(note: this is not an anti-lottery post; it is a civic lesson on state revenue. Bottom line: no state revenue is really slated for one purpose or another.)
Remember the line about the lottery revenue adding to the education budget and not merely replacing money already spent on education. Well it was not true when I lived in Florida (despite the fact that I got a full tuition "lottery" scholarship), and it is not true in North Carolina. From the Independent:
A five-year budget forecast prepared by the North Carolina Office of State Budget and Management states that revenue from the "education" lottery will replace general fund money that is currently funding class-size reduction and More-at-Four, the state's pre-kindergarten education program for poor and at-risk 4-year-olds.
Every year after the budget is passed by the General Assembly, the budget goes through a bond-rating review process to evaluate how creditworthy the state is. A state budget office PowerPoint presentation for the state's bond-rating agency shows that $62.5 million of lottery revenue will replace class-size reduction and More-at-Four appropriations from the general fund this 2005-06 fiscal year. A total of $66 million general fund dollars was originally budgeted for More-at-Four; $137 million was budgeted for class size reduction.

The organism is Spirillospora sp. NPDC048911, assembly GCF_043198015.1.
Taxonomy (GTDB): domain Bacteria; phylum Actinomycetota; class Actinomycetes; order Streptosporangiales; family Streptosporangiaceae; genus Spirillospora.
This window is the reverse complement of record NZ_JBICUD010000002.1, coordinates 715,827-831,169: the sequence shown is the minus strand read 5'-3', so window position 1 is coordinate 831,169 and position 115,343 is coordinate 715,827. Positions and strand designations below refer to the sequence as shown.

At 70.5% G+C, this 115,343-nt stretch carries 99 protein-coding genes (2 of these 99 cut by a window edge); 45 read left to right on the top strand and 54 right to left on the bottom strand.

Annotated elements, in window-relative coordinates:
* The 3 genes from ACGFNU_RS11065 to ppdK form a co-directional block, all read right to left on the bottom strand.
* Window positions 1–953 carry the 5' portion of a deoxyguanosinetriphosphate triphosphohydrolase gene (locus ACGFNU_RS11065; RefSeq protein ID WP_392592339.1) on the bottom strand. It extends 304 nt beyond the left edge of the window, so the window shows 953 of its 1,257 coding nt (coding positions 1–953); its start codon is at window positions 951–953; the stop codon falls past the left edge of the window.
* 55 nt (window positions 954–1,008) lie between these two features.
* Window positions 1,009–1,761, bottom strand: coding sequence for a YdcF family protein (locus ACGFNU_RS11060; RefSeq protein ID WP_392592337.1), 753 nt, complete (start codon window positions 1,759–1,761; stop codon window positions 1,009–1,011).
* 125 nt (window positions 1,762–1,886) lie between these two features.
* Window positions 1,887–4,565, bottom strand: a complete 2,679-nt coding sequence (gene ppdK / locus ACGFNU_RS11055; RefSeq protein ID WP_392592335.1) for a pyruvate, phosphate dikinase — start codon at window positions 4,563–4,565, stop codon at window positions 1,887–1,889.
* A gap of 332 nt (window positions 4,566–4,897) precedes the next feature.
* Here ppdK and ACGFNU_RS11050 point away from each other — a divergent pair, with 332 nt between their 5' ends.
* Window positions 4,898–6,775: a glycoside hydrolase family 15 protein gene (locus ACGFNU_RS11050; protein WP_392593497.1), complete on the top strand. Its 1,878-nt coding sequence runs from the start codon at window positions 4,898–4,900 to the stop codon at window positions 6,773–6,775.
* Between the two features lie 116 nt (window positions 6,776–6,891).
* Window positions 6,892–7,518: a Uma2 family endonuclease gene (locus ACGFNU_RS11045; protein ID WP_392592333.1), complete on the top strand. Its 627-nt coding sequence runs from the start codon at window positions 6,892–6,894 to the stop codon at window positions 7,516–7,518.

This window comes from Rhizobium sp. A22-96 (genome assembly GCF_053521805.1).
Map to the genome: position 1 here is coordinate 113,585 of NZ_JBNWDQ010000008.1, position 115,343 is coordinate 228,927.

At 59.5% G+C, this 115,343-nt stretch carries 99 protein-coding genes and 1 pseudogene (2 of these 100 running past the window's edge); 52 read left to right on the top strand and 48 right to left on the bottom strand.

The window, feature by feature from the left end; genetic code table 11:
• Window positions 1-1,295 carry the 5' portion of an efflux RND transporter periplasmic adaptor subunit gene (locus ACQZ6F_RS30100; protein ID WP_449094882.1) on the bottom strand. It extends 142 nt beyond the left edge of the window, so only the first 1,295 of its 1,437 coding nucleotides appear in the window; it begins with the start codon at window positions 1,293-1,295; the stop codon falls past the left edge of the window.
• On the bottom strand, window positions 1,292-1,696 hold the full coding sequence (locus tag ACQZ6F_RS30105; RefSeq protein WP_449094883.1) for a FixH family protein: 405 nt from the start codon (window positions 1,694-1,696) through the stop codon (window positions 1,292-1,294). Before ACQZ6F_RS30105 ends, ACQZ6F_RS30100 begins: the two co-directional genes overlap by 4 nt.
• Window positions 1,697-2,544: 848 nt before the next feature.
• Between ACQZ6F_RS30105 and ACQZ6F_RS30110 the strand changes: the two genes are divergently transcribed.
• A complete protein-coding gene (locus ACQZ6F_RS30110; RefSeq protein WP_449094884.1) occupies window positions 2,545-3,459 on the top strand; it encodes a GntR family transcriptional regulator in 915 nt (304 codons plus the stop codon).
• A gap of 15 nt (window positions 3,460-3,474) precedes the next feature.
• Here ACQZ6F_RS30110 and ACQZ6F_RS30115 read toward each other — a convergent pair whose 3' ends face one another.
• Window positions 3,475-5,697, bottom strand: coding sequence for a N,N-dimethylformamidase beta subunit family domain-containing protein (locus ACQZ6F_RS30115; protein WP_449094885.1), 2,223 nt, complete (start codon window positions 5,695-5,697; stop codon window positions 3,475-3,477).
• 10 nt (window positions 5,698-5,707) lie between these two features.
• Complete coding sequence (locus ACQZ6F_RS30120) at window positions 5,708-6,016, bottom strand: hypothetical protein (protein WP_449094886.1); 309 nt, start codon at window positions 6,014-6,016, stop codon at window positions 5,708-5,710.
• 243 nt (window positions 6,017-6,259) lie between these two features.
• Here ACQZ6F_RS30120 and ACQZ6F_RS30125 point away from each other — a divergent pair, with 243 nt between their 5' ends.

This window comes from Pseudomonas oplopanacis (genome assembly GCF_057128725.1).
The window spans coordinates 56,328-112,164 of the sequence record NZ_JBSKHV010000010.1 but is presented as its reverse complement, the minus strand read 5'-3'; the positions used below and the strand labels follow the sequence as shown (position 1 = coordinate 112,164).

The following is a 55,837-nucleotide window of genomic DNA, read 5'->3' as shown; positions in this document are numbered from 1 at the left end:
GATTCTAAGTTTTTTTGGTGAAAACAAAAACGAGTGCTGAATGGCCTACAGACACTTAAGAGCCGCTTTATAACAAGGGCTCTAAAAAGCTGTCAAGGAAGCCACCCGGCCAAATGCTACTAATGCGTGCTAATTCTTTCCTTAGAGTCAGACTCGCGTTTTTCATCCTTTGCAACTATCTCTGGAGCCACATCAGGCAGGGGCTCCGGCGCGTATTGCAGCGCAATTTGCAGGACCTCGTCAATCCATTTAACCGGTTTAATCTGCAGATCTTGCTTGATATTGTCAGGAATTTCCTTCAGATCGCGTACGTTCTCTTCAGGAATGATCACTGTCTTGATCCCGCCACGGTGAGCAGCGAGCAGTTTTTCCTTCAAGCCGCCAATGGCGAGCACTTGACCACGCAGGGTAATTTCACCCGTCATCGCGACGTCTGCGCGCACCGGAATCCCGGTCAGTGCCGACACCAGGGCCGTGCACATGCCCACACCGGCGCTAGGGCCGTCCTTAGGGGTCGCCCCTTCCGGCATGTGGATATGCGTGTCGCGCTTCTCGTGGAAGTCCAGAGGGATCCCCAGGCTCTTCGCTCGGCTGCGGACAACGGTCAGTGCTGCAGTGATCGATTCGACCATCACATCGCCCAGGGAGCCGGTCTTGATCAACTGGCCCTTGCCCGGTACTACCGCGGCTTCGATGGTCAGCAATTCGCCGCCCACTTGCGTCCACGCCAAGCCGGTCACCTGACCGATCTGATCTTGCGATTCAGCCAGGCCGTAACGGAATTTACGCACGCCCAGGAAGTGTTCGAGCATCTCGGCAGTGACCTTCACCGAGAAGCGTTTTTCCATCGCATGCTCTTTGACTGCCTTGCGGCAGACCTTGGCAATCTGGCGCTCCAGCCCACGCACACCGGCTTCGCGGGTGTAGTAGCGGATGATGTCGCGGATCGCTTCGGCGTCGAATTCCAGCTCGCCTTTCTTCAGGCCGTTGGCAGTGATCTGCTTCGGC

"All of the academic research shows almost invariably that every state that has a lottery for a particular purpose, the lottery has supplanted funds previously devoted to that purpose," says Chuck Neely, an attorney at Maupin Taylor who was a spokesperson for Citizens United Against the Lottery, an organization that formed in 2001 to fight Easley's push for lottery legislation. "It's not surprising to me that this has happened in North Carolina." He continues: "The lottery is going to programs that are already funded by state government. We thought from the very outset that the funds would just go for those purposes."